News Old - DO NOT USE - The Coast News Rancho Santa Fe

Board pays to improve school

RANCHO SANTA FE — The Rancho Santa Fe Association board of directors voted Aug. 6 to provide $132,000 to the new R. Roger Rowe School renovation, guaranteeing to enhance the exterior portion of the building that will be visible to the community. The decision to provide funds sets a new precedent and came with much debate. Board members were divided in their support, but in the end, the decision to pay to beautify the school prevailed.
Earlier this year, the Art Jury made suggestions for nonstructural changes to help the new school buildings conform to the architectural style that exists in the village. The changes were well-received by the school board; however, the costs to implement the proposed changes would be $264,000. The school could only find funds for half that amount without dipping into reserves set aside for contingencies, so the school board asked if the Association was willing to guarantee the remaining 50 percent.
Andrew Wright, consulting architect to the Art Jury, showed the board of directors the original plans for the school as well as the revised plans as suggested by the Art Jury. “It’s a friendlier building, more in-tuned to the village,” Wright said. All directors agreed that the revised plan was an aesthetic improvement, but couldn’t agree on whether the Association members should have to pay for it.
Director Deb Plummer felt strongly that the Association should pay. “The revision is at the request of the Art Jury,” Plummer said. She also reminded the other board members of the close alliance the Association has with the school, especially with the recent sale of the Dacus property; and the housing of the patrol on that property, now owned by the school.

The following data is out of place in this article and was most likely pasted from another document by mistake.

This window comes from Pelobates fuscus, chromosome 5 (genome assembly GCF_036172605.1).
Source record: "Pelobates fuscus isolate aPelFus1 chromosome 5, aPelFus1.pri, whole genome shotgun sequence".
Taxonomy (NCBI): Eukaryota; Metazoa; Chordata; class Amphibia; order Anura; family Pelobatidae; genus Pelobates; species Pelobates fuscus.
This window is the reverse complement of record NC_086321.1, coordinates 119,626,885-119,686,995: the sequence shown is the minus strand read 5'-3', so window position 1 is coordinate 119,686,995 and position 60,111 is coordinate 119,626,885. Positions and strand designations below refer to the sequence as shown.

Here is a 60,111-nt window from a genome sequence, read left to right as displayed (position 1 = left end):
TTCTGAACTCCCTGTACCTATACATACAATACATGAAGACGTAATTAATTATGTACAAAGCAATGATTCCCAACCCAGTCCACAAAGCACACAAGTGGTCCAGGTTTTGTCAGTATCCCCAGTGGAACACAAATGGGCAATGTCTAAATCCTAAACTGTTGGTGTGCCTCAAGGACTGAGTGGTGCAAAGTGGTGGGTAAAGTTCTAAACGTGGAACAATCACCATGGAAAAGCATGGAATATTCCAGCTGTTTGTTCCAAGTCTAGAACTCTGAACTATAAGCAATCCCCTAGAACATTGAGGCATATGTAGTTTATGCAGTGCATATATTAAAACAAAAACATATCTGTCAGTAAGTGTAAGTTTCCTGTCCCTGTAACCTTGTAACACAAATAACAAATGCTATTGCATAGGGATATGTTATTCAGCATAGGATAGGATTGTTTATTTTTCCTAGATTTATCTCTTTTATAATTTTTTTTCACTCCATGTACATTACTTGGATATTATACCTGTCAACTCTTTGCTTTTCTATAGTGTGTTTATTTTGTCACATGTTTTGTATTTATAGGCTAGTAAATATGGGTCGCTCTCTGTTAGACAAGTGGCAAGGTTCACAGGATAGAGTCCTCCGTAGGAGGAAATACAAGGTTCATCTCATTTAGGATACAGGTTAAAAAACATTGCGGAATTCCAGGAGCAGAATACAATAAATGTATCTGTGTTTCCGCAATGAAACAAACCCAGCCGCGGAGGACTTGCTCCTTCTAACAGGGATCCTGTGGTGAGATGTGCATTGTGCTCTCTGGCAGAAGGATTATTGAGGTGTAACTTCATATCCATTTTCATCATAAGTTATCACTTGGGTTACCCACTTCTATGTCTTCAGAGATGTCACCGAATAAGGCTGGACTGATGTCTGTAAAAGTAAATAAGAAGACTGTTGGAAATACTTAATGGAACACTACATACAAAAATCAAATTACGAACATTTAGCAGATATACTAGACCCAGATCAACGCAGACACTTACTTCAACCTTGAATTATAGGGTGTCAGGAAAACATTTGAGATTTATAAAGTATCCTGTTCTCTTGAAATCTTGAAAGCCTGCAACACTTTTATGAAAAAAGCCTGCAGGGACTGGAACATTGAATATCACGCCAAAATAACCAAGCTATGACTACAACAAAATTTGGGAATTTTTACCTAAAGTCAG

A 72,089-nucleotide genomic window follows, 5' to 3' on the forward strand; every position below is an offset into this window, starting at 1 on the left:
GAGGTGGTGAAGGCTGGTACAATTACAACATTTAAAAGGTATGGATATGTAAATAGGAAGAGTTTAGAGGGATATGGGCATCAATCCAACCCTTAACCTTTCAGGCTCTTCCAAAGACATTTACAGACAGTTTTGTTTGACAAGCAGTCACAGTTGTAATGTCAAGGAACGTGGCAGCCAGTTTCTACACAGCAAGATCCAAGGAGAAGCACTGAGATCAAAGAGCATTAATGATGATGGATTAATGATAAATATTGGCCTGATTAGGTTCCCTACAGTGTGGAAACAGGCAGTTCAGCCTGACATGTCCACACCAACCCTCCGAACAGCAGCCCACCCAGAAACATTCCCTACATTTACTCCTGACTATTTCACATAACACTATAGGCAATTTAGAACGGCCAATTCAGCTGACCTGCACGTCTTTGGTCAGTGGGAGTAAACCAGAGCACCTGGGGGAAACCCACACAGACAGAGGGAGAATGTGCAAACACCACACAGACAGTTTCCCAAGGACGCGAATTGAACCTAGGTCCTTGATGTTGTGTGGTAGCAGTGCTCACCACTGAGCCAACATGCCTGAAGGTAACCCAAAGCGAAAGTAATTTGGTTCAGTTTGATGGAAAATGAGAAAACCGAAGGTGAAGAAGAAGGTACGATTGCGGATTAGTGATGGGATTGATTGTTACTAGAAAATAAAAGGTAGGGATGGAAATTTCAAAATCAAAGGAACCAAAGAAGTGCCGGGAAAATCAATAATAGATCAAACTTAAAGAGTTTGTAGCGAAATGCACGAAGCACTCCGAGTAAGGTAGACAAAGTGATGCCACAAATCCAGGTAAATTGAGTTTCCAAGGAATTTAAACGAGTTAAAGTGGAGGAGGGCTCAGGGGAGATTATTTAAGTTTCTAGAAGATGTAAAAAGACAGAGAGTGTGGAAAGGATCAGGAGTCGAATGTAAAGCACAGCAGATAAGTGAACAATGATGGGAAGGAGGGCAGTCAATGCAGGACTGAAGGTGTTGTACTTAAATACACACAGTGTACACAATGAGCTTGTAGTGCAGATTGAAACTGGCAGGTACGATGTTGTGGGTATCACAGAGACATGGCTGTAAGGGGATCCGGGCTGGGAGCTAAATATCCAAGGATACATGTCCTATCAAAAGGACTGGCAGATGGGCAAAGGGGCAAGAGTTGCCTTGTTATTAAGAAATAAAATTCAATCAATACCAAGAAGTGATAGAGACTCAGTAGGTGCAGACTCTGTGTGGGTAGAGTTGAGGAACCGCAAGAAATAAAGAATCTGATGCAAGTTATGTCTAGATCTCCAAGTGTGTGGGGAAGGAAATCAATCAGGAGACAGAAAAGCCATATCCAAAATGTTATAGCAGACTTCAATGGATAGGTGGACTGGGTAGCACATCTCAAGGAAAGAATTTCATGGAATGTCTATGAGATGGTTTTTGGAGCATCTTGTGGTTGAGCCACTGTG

On the opposite end of the spectrum was new board Director Dick Doughty. “I do not support this,” he said. “The school should do it.”
Board directors were under the gun to make a decision, as the matter was time sensitive. If approved, changes made in architectural plans would be implemented in upcoming weeks. If not approved, construction would begin on the school as originally designed.
“This is a difficult issue,” President Bill Beckman said. “I’m torn. On one hand, I commend the art jury. But I’m concerned about the precedent this sets. We don’t own the building. Why should our members pay for it (these improvements)?”
The divided board began to lean toward guaranteeing the funds after school board member Scot Cheatham made assurances that the school board would help seek private donations through fundraising efforts. “We’ve got fundraising going on for the Performance Arts Center and a playing field,” he said. “We’ll add this to those efforts.” Monies raised through fundraising efforts would offset monies guaranteed by the Association.
Those assurances were enough to sway Director Tom Lang and Beckman into voting for the proposition to guarantee the funds. The vote was 5-1, with Dick Doughty being the sole holdout.
“This wasn’t easy,” Beckman said. “But we’ve had a good discussion and now we’ll all support this.”
The school renovation is scheduled for completion in fall 2010. And now, when completed, the view from La Granada will be much enhanced.